Training for low-emissions development in Indonesia
To respond to the Government of Indonesia’s need for development that produces less greenhouse gas emissions, the World Agroforestry Centre and WWF Indonesia conducted training in the specially created methodology known as Land-Use Planning for Low-Emissions Development Strategies, says Suyanto
The Government has committed to independently reduce emissions by 26%, and up to 41% with international support, by 2020. Indonesia is a world leader in setting out to reduce emissions from greenhouse gases but the capacity in district governments to plan how to do this complex task is actually quite low. To help remedy this, we began a training program, starting with staff of the District Government of Kutai Barat, East Kalimantan, Indonesia, in February 2013.
The training was conducted with people from the District Planning Development Agency, Forestry Office, Public Works Office and the Office of Plantations, Agriculture and Livestock, who formed a technical team responsible for developing low-emissions strategies for the district.
There were three objectives of the training: 1) improve the capacity of local policy makers in developing a low-emissions strategy; 2) establish a reference emission level for Kutai Barat district; and 3) establish scenarios for low-emissions development strategies.
Land-Use Planning for Low-Emissions Development Strategies (Luwes) is a series of technical and non-technical steps that have been combined into a quick and easy method that is integrated, inclusive and informed. The method focuses on encouraging the participation of local stakeholders and improving the understanding and involvement of all concerned.
Luwes also answers the need for analyses of the trade-offs between economic opportunity and reduction of greenhouse gas emissions. It is well adapted to local conditions, especially related to capacity and data constraints.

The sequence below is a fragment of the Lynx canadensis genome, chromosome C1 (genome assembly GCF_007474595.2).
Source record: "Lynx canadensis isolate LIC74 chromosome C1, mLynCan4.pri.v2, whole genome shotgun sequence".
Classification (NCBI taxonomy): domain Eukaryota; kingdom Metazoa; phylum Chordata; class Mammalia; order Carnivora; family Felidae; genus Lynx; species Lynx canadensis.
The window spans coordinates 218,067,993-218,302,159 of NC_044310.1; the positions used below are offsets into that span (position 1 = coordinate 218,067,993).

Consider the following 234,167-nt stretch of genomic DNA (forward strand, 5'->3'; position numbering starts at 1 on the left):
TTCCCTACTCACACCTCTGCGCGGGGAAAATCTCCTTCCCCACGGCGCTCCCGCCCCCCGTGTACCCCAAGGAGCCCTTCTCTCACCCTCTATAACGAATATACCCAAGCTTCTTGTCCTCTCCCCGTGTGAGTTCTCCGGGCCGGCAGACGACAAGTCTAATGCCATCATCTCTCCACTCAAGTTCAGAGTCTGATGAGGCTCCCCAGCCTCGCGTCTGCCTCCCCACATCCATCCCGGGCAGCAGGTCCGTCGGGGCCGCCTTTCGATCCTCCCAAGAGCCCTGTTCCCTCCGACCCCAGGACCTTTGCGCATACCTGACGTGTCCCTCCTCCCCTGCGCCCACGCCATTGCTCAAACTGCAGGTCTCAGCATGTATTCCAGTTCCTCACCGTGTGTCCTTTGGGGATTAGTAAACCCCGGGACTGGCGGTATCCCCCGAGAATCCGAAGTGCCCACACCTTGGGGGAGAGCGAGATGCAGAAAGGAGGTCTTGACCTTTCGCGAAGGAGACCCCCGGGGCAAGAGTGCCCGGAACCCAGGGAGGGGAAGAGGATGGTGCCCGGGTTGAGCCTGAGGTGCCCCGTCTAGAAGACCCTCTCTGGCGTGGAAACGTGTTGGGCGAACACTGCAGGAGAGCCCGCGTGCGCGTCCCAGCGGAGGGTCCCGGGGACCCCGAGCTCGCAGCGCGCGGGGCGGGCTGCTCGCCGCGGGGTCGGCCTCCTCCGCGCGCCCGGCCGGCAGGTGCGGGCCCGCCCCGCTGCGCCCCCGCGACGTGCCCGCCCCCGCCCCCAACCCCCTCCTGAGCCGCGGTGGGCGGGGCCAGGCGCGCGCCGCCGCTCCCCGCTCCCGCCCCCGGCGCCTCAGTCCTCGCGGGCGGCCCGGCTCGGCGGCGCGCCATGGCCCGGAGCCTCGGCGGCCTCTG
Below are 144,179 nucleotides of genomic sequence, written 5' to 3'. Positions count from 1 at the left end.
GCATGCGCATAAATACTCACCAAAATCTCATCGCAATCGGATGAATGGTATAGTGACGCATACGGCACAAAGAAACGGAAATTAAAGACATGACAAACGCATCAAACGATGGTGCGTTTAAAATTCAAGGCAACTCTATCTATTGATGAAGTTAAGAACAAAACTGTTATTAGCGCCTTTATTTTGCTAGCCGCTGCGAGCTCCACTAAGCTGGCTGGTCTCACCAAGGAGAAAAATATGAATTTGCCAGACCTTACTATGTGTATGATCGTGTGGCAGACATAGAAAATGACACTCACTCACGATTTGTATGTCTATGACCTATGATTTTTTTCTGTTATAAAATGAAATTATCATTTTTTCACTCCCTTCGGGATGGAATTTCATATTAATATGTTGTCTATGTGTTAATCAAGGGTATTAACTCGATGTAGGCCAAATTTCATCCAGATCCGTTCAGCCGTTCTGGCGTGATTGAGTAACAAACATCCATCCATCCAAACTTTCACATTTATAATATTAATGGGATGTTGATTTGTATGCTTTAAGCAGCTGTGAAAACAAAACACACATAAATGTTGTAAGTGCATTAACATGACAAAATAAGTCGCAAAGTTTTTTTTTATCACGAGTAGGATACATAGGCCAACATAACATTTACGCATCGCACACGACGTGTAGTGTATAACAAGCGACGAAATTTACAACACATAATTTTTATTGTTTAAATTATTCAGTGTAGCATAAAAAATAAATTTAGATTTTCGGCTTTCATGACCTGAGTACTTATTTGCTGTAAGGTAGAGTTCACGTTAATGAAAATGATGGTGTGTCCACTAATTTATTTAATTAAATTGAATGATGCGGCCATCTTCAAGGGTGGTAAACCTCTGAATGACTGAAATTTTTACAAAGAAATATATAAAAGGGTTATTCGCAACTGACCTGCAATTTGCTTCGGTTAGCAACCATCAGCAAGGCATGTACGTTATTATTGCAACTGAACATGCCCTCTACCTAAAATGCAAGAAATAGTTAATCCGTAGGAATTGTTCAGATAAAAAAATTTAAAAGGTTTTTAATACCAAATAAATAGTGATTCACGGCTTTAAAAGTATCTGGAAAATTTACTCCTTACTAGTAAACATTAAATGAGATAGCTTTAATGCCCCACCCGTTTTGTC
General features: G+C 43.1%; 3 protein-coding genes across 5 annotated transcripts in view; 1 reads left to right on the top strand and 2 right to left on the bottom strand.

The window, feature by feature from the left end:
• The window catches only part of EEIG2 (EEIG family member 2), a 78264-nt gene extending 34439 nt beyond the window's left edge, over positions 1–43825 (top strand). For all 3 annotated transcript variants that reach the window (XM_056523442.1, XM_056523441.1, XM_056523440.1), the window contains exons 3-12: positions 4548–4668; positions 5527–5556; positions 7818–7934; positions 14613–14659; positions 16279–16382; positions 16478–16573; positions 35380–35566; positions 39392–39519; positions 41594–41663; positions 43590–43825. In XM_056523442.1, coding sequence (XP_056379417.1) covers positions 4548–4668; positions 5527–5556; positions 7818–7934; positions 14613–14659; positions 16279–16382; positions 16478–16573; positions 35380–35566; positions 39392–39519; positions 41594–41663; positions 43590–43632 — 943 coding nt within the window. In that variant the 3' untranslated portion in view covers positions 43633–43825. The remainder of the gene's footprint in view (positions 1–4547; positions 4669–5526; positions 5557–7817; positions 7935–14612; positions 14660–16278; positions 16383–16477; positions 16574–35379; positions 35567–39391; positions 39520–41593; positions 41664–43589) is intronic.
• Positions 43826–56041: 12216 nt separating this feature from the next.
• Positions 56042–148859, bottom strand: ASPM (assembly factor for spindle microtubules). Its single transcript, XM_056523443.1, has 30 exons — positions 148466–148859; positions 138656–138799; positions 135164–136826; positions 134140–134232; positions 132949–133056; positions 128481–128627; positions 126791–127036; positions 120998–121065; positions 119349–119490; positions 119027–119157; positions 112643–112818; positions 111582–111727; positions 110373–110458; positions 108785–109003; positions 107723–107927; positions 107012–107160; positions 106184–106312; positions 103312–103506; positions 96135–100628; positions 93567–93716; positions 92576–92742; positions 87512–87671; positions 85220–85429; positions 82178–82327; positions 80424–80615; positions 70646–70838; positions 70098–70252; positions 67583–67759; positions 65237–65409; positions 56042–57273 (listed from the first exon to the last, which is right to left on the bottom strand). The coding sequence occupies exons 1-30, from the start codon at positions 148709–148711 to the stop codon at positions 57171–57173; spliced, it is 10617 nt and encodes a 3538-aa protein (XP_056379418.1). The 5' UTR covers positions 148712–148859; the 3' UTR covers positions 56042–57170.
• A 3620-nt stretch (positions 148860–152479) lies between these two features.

In the training, Mr Feri Johana and Mr Thoha Zulkarnain of the World Agroforestry Centre were the main trainers, while the WWF Indonesia team, consisting of Mr Arif Budiman, Mr Hultera and Mr Muis Fajar, provided context for Kutai Barat’s engagement with reducing emissions and assisted with scenario development.
Kutai Barat district covers 3.2 million hectare of mountainous landscapes in the north with tracts of intact forest and relatively flat areas in the south. The south is more developed, with mosaics of agricultural land, mostly rubber, and is undergoing rapid changes in land uses. A small part of the district to the east is covered by peat swamp. Kutai Barat is a corridor between two national parks: Kayan Mentarang in East Kalimantan and Betung Karihun in West Kalimantan.
During the training, land-cover changes in Kutai Barat from 2000 to 2009 were analysed by the team, including the consequences for land-based emissions.
The analysis showed that emissions came from various sources but the largest shares were from logging concession areas followed by plantations and timber plantations (see the figure below).
The team then calculated the reference emission level for 2020 using a ‘forward-looking’ approach. Different scenarios for development were then created that could potentially reduce emissions to various levels. Based on the zone maps that were compiled for the purpose, emissions-reduction scenarios developed by the team included 1) preserving primary forest in the logging concession zone; 2) cultivating degraded land in the plantation zone; 3) rehabilitating degraded land in the mining zone; 4) preserving existing primary and secondary forests in the protection forest zone; and 5) cultivating degraded land in the timber plantation zone.
The cumulative emissions from the different scenarios were presented in the final session (see figure below).
The training was the first step in a series of activities in Kutai Barat involving WWF, the district technical team and the Centre that will help develop low-emissions strategies and incorporate them into the district’s development plan. This is intended to lead to the district being able to contribute to the national emissions reduction target.
Through the support of various projects funded by the European Union, Norwegian Agency for Development Cooperation, Danish International Development Agency and the Margaret A. Cargill Foundation, more training in Luwes and related tools in several other districts have been carried out and much more is planned over the next few years.
Edited by Robert Finlayson
Read about Luwes
Dewi S, Ekadinata A, Galudra G, Agung P, Johana F. 2011. LUWES: Land use planning for Low Emission Development Strategy. Bogor, Indonesia: World Agroforestry Centre (ICRAF) Southeast Asia Regional Program
This work is related to the CGIAR Research Program on Forests, Trees and Agroforestry